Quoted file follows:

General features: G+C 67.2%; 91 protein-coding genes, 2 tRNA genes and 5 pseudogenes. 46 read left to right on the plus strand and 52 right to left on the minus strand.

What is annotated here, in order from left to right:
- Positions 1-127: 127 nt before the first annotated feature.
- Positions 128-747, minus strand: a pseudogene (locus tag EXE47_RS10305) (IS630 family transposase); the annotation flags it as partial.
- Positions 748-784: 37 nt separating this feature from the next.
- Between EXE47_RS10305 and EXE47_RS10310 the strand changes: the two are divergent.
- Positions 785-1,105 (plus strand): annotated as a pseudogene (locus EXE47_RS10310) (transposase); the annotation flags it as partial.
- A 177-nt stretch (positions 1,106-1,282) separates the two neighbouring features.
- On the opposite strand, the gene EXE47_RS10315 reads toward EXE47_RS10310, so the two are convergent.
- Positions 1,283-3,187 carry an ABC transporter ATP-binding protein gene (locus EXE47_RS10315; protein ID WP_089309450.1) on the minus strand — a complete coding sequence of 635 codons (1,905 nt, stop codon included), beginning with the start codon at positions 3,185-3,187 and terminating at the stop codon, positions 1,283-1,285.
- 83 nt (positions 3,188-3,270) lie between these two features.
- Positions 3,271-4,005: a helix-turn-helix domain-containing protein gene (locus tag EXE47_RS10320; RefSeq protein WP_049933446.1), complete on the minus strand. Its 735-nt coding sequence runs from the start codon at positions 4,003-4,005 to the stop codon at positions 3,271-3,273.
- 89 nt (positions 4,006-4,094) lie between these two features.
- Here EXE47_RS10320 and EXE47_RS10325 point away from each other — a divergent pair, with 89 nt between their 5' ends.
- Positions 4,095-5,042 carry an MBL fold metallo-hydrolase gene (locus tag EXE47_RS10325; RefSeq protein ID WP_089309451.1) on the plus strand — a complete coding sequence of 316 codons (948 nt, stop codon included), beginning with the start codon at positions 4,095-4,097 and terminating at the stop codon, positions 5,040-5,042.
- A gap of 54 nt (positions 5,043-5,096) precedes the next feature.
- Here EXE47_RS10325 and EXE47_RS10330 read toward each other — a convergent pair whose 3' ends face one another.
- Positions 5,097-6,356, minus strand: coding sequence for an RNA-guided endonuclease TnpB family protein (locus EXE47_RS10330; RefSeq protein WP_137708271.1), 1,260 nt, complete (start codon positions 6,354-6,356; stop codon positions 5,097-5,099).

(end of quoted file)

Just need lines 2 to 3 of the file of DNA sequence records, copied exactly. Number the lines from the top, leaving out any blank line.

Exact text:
What is annotated here, in order from left to right:
- Positions 1-127: 127 nt before the first annotated feature.